Let me preface this review by saying one thing; I hate rouge-lite games. The completely random generation of game elements feels too often like a lack of effort in game design. This is the main reason why I’ve sunk so much time into Sundered, the newest release from indie studio Thunder Lotus, because I’ve never found a game like it that has included those elements and been so fun at the same time.
Rather than taking the time to craft interesting levels with worthy challenges, most rogue-lite games rely on RGN so much that gameplay becomes a chore. Oh, you just want to run through a dungeon and not get murdered by clustered enemy spawns or unavoidable traps? Too bad. Better luck in the next 200 respawns. But Sundered strikes a nearly perfect balance between exploration, character progression, story presentation and fast-paced action.
Sundered places you in the hands of Eshe, a strange wanderer – and certified badass, as far as I’m concerned – thrust into even stranger circumstances. After an ominous intro, you’re set free to explore a massive, ruined world, filled to the brim with gorgeous deserted vistas, menacing machines and monstrous eldritch horrors. Thunder Lotus set a high bar in terms of visual prowess with the studio’s first title, Jotun, and Sundered does not disappoint. The hand-drawn graphics and fluid animations are absolutely gorgeous and provide for some truly breathtaking moments in both scale and detail. The darker tone of the story is immediately apparent through the art and sound design; especially when you die and are sucked through the void by horrific black tentacles (and you will definitely die a lot).
Your main goal is to collect Elder Shards for a sinister talking crystal while trying to figure out why you’re here, what happened to the world, and how to survive. Sundered‘s main mode of exploration is platforming, which feels tight and responsive from the start. The game map is sectioned off by establishing key checkpoints, like boss lairs or shortcuts similar to a traditional Metroidvania, while peppering in randomly generated segments of levels between.
This eliminates the biggest problem I have with rouge-lite exploration while enhancing their benefits. The player has clear, fixed goals on the map, meaning they only have to worry about navigating the random segments. It also fixes the boring feeling of backtracking that plagues a lot of Metroidvania games because the enemy spawns and set pieces are always different.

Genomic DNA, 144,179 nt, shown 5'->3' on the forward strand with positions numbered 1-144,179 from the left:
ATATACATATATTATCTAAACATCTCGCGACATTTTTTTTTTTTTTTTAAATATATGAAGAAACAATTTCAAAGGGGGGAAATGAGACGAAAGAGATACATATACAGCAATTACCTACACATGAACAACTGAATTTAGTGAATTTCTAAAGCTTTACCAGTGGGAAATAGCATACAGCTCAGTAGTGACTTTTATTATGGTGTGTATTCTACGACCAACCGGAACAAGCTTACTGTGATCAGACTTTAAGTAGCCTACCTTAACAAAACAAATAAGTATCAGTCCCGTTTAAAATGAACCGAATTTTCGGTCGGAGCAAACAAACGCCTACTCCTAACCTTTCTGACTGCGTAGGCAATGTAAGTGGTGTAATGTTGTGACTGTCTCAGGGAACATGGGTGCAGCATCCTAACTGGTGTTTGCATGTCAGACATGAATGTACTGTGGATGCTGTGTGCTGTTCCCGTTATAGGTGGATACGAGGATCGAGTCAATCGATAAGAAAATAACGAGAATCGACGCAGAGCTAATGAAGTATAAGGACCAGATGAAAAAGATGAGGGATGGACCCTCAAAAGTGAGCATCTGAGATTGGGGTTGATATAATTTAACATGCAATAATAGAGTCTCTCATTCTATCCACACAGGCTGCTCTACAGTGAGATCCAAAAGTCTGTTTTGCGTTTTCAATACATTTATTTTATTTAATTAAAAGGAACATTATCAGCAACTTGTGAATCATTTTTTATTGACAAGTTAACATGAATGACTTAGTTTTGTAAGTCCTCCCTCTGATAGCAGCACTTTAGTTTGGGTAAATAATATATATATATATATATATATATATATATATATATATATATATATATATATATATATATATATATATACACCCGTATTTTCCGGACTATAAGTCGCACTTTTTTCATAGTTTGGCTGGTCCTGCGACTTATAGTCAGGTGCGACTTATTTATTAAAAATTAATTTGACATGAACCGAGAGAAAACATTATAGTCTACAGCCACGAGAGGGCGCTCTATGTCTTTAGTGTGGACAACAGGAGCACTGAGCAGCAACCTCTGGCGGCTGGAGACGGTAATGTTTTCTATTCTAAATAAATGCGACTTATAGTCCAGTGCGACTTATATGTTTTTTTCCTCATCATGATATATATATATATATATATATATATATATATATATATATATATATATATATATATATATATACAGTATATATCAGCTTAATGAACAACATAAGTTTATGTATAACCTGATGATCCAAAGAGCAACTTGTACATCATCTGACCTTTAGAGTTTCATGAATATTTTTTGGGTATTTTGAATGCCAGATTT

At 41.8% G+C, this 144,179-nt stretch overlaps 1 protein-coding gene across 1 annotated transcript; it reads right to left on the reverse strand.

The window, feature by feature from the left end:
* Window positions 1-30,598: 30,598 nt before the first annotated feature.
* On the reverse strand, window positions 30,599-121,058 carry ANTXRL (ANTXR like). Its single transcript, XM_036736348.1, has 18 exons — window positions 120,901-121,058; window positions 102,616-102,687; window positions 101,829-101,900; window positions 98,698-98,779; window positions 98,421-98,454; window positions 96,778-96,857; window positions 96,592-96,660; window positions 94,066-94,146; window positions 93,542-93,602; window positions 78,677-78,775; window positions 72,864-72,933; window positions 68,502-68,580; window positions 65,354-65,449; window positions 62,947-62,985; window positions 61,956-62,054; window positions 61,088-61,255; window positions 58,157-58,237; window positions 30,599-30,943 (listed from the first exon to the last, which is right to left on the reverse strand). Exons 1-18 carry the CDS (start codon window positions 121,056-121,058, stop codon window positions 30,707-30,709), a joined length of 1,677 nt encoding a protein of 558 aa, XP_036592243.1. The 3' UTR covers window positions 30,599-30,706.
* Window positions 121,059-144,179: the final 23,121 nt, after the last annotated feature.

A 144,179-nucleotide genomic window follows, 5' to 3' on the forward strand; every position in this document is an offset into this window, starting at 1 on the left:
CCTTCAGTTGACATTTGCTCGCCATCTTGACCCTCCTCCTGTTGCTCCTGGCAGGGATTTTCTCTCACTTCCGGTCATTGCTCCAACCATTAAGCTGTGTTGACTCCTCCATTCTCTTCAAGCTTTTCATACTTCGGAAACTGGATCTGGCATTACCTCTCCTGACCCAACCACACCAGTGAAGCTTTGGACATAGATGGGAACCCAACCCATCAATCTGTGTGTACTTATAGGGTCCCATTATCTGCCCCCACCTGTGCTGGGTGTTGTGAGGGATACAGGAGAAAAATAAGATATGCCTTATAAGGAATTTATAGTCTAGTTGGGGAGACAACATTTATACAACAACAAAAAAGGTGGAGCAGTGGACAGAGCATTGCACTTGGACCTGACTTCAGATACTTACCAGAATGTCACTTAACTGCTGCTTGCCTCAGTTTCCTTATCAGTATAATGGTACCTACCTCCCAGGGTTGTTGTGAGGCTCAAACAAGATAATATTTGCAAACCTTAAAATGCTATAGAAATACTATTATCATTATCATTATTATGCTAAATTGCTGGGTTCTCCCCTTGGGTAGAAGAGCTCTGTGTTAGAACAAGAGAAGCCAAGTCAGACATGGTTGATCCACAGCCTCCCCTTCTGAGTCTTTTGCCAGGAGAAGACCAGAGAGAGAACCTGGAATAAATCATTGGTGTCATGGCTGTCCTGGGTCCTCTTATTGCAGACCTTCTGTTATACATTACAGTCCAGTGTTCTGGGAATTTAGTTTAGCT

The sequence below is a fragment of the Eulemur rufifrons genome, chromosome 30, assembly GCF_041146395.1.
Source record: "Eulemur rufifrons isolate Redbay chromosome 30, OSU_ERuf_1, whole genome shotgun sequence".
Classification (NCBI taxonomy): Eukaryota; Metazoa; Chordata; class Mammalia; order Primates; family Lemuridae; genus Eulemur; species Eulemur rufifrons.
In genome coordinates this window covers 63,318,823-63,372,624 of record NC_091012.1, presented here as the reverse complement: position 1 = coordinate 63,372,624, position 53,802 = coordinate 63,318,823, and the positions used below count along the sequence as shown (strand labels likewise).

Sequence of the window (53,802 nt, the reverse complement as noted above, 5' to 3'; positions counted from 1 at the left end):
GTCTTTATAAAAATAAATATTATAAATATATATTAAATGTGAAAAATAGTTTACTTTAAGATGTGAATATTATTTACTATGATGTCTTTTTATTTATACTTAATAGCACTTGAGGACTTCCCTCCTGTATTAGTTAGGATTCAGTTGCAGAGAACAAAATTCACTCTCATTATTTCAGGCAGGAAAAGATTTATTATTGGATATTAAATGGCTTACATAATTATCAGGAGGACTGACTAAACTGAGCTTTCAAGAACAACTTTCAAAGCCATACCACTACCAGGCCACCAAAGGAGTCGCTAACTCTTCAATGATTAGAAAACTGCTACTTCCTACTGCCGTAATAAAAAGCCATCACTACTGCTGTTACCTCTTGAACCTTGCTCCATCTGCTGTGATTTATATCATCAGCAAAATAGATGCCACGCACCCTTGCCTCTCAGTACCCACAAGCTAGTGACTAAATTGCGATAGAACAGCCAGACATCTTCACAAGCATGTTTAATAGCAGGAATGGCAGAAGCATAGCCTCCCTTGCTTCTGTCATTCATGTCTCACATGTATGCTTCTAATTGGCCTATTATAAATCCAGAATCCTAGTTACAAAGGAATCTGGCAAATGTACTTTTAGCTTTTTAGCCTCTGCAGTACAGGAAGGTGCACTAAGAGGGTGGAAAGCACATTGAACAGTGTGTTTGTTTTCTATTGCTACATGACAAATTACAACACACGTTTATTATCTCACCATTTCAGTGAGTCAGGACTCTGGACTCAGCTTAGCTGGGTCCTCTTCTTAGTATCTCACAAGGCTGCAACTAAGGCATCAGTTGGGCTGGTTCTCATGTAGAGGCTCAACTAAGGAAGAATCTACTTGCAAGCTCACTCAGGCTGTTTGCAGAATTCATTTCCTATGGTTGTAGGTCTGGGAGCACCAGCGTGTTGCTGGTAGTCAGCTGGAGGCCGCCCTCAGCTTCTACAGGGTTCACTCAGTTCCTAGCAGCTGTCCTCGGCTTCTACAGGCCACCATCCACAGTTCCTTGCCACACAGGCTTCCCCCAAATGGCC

As you find more abandoned tech from the Valkyrie society, moving around the varied terrain of the world becomes even easier, cranking the speed up a notch. I found myself deftly wall-jumping and air dashing through even the most tricky environments. Keyboard controls feel just as good as using a controller, which is a huge plus. Mastering the game’s movement is key to surviving against the hordes of monsters thrown your way, and I really do mean hordes.
The game does a great job of naturally teaching you when to run, when to fight and when to call it quits, thanks in part to some great environmental sound cues. I know that submitting to death doesn’t sound like great game play, but I never felt that it cheapened the experience because it never halted progression. Unlike other Rogue-lite games, all of your experience from killing monsters and bashing open treasure chests is kept upon death, along with any Perk orbs that can be used to enhance Eshe. There are a ton of different ways to optimize Eshe based on your play style. I personally preferred mashing up monsters at close range with a nice chunky health bar and lots of armor.
I won’t spoil any elements of the story because part of the game’s wonder is discovering it as you explore, but it feels sinister and engaging. It also offers even more replayability with multiple endings. The boss fights also offer some incredibly memorable moments, so you’ll have to dig into this one on your own. My only gripe despite all my praise for this game is with the variety of enemies. The enemy designs are horrific and awesome, but there were several instances I explored an area expecting to see new monsters lurking in the shadows only to find the same baddies with more health and a different color scheme.
Thunder Lotus’ second title is sure to be a sleeper hit this year. I hope it gains more than just a cult following. If you’re a fan of tight platforming, fun combat, fantastic art design or anything related to H.P. Lovecraft, do not let Sundered pass you by.
This review is based on a retail copy of the game provided by the publisher.